A Long Awaited Conclusion

Published 20 Jan 2014 06:09

Published 20 Jan 2013

It's been a long while since I finished my sleep experiment and reverted to monophasic sleep. I want to offer myself and potential readers some closure and outline what happened on the final leg, as well as some concluding thoughts to the curious or those interested in replicating this endeavor.

My last post, Day 14, was on July 2, 2012. I reverted back to monophasic sleep around July 17, 2012, which makes the total duration of my triphasic sleep schedule about a month.

I reverted due to collegiate obligations. Reverting was as simple as not setting my alarm - I woke up once that night after 1.5 hours (which is evidence of a successful adaptation) but had absolutely no trouble getting back to, and staying, asleep. There have been no observable long-term effects.

I stopped posting here for a number of reasons. The leading one was a lack of motivation. I noticed that, while I was no longer constantly tired, the little energy I did lose came from my motivational pools. I could no longer force myself to stay disciplined on small matters, like practicing piano, reading, and writing. This is partly due to my resolve to, at all costs, continue staying true to big disciplines, like my sleep schedule and diet. I believe that the energy delegated to motivation is limited. Sleep deprivation dramatically lowered those reserves, and most of the remainder was spent keeping myself sleep-deprived.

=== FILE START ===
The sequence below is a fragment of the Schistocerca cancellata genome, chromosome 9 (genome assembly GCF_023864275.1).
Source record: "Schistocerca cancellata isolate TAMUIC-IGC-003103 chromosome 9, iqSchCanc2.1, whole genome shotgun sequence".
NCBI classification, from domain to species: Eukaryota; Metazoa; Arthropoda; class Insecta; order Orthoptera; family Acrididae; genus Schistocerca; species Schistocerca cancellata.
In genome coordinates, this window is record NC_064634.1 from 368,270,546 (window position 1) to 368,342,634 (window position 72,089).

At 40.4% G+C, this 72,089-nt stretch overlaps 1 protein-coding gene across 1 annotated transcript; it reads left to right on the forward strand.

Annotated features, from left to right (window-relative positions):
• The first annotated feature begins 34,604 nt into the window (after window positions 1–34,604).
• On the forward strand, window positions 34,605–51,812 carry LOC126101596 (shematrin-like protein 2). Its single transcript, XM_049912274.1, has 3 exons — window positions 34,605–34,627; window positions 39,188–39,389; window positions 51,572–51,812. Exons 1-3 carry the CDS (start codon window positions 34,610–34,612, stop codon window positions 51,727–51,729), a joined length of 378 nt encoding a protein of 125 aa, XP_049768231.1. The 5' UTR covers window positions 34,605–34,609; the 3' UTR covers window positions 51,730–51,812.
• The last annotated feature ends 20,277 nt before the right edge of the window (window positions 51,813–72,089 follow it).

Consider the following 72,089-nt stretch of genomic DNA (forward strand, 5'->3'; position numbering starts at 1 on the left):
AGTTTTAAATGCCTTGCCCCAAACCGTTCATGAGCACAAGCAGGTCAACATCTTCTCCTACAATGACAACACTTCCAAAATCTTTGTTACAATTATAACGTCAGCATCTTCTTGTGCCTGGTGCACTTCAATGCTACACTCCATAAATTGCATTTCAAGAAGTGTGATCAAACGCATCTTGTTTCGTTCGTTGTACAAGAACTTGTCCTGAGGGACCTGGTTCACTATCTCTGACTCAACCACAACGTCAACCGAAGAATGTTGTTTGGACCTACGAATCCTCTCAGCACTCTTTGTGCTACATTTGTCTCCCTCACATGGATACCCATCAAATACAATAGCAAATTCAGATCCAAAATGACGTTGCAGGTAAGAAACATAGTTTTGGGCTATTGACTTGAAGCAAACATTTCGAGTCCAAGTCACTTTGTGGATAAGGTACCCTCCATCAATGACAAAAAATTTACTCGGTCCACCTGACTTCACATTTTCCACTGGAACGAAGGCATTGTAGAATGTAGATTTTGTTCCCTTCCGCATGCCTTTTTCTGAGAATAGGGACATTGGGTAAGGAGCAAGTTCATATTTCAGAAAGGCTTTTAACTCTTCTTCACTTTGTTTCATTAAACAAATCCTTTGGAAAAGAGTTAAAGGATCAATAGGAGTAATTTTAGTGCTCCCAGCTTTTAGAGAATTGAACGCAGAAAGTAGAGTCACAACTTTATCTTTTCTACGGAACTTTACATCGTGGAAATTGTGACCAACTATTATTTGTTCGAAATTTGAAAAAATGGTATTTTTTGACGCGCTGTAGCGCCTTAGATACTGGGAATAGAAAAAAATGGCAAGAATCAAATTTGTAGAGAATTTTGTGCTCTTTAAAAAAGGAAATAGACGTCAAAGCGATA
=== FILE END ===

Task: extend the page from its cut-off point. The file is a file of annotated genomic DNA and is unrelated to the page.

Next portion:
I also observe now that my thinking wasn't entirely sound while I was sleep-deprived. When recalling previous experiences, I placed too heavy an emphasis on my present emotions and attitudes. For example, in Day 14, I noted that I had experienced virtually no exhaustion since Day 6. That clearly wasn't true - I simply wrote that at a time when I was feeling alert.

In my post-experiment clarity, I can confirm that I was, indeed, tired often. My mental capabilities (memory storage, critical analysis) were likely slightly impaired, too. Moreover, I became rather grouchy and irritable, which I have similarly found myself prone to during normal periods of sleep-deprivation.

With that said, I was also still functional - socially, intellectually, emotionally - which is quite a feat given the number of hours I had slept over that time period.

Overall, I would consider this experiment a success. I slept for around half as many hours a day as normal, but suffered far less than a 50% decrease in my cognitive capacities.

To those interested in performing this experiment, I would advise a sleep schedule more starkly contrasted to your natural sleeping habits. In my case, I designed my schedule to mimic my pre-existing sleep cycle with the aim of reducing the severity of the adaptation period. However, I think that this similarity kept my body from the type of significant adaptation that would make the transition shorter and more efficient.

If anyone ever has any questions, thoughts, or otherwise wishes to communicate, feel free to send an email to moc.oohay|dop1.esahc#moc.oohay|dop1.esahc. I'd be happy to discuss anything in more detail.

Thanks and goodbye!

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